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Earlier this month, a representative from the D.C. Board of Elections came to a Dupont Circle Advisory Neighborhood Commission meeting to explain the BOE’s new voter precinct plan. The reaction came quickly: The commission didn’t like it.
“Isn’t this somehow counter-productive as hell to get people to vote?” says 2B06 Commissioner Mike Silverstein.
Silverstein and other commissioners worried that the plan, which realigns precinct boundaries to match the borders of ANC single-member districts, might confuse voters and force them to walk longer distances to get to their polling places. The ANC voted against the plan, though it says it would work with the BOE to develop a better one.
According to BOE Executive Director Clifford Tatum, the purpose of the realignment is to make elections run more cheaply and smoothly. By concentrating precincts around a couple of SMDs — rather than having voters from as many as five different SMDs reporting to one polling place—the BOE is able to print fewer styles of ballots. It also aims to reduce confusion by having voters report to the same polling place as their neighbors.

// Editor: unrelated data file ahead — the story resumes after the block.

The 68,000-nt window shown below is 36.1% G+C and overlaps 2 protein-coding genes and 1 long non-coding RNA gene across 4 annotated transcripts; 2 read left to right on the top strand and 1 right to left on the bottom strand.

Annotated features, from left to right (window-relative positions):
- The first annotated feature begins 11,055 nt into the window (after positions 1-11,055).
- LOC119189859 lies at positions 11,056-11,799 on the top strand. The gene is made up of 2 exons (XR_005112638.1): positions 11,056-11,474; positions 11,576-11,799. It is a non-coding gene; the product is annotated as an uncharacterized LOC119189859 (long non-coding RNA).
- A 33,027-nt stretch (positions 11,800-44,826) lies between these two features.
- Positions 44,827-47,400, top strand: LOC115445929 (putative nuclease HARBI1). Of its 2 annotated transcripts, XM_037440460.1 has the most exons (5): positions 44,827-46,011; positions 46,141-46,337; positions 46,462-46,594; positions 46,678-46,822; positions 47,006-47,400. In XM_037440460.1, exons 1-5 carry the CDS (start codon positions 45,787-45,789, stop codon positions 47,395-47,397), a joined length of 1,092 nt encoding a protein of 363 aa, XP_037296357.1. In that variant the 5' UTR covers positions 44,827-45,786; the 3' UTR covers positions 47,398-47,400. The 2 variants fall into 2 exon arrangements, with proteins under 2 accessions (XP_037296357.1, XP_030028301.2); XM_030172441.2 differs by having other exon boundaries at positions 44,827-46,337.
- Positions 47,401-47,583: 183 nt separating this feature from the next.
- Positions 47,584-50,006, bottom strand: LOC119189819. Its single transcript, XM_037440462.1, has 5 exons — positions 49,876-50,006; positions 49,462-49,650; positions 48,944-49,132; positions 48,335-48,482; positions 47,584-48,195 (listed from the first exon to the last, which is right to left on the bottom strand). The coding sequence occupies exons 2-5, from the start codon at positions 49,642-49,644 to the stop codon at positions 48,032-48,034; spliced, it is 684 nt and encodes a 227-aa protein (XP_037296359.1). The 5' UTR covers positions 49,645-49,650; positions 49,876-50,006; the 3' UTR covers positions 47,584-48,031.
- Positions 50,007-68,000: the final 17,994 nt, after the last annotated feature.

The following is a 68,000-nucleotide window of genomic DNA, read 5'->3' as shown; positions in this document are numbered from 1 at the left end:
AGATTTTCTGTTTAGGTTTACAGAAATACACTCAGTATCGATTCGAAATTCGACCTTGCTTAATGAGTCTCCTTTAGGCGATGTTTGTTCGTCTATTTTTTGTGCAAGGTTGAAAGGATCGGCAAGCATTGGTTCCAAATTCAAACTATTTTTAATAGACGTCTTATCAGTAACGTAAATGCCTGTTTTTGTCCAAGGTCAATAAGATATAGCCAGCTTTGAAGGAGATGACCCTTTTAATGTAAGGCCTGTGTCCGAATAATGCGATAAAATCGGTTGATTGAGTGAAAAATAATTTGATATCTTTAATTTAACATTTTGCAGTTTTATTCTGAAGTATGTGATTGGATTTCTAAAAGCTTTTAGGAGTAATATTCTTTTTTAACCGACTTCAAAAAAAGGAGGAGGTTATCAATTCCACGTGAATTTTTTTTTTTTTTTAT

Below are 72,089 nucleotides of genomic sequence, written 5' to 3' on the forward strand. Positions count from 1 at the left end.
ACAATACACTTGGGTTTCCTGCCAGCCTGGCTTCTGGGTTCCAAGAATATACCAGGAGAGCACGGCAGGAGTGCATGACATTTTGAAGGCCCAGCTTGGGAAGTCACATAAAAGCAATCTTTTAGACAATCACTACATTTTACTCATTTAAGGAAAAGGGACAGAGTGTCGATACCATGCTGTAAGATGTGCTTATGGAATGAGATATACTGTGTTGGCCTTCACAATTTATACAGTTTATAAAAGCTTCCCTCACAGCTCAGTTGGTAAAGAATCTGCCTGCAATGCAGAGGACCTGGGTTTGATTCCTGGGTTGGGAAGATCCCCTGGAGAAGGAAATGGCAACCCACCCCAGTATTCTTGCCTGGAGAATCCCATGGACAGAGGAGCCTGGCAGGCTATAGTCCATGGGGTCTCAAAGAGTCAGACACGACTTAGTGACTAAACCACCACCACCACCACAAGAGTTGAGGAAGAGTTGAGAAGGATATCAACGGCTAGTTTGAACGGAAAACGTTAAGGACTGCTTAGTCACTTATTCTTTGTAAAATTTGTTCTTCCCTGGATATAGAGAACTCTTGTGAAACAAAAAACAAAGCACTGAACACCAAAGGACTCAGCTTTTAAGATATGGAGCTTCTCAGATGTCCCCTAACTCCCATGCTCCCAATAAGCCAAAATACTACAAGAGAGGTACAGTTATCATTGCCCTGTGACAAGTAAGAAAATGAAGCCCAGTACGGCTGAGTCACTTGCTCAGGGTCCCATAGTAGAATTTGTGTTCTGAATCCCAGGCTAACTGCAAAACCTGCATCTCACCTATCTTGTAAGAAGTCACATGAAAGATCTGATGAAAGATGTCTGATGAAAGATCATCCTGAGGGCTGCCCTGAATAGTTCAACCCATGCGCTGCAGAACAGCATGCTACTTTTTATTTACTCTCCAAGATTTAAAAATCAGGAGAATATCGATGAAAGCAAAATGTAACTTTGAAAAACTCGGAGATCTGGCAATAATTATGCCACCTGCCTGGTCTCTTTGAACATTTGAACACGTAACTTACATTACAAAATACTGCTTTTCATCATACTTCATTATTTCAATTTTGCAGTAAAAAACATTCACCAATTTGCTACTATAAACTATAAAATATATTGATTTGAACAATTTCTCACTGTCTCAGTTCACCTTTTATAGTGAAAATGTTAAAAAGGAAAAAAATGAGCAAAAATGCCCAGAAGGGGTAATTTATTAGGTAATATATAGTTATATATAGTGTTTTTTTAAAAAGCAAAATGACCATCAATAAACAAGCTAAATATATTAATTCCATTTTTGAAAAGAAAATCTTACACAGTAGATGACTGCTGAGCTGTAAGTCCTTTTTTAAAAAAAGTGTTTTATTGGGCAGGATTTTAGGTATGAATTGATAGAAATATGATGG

But not all ANC commissioners are convinced, and Silverstein’s sentiments have been echoed at the BOE’s recent public hearings on the issue. Gale Black, a Crestwood resident and commissioner for SMD 4A08, testified in opposition to the plan at the Oct. 18 hearing. Her constituents would have to walk as far as a mile and a half to their new polling place at West Elementary.
“It’s further away, and since we do have a sizable population that’s over age 70, they’d have difficulty getting there,” she says. “My own perception is we’re going onto an election year, and it could influence the outcome if we can’t get out to our polling place.”
It might not be time to freak out just yet. Tatum says that the realignment plan is still preliminary and that getting feedback like Black’s is exactly the purpose of the public hearings.
“If you don’t like this polling location, is there another location within your SMD that would work?” he says.
Tatum couldn’t provide an estimate of the average distance between voters and their polling place, or a maximum distance that the BOE was willing to put between a polling place and a precinct’s borders. And Black’s isn’t the only SMD to have its polling place located more than a mile from its outer reaches—some voters in 8C02 and 8D04 would also have a long way to travel under the new system.
The BOE has extended the public comment period on the plan until Nov. 30, and is no longer aiming to fully implement the plan by the April 1 primary. The board may also decide to roll out the plan in phases.
“It may be that we can’t accomplish the goal of having a whole district in a single polling place, but we had to start some place,” Tatum says. “And then folks got a little excited about it.”
Correction: Due to a reporting error, this post originally misstated the date of next year’s primary as April 30.
Photo by Darrow Montgomery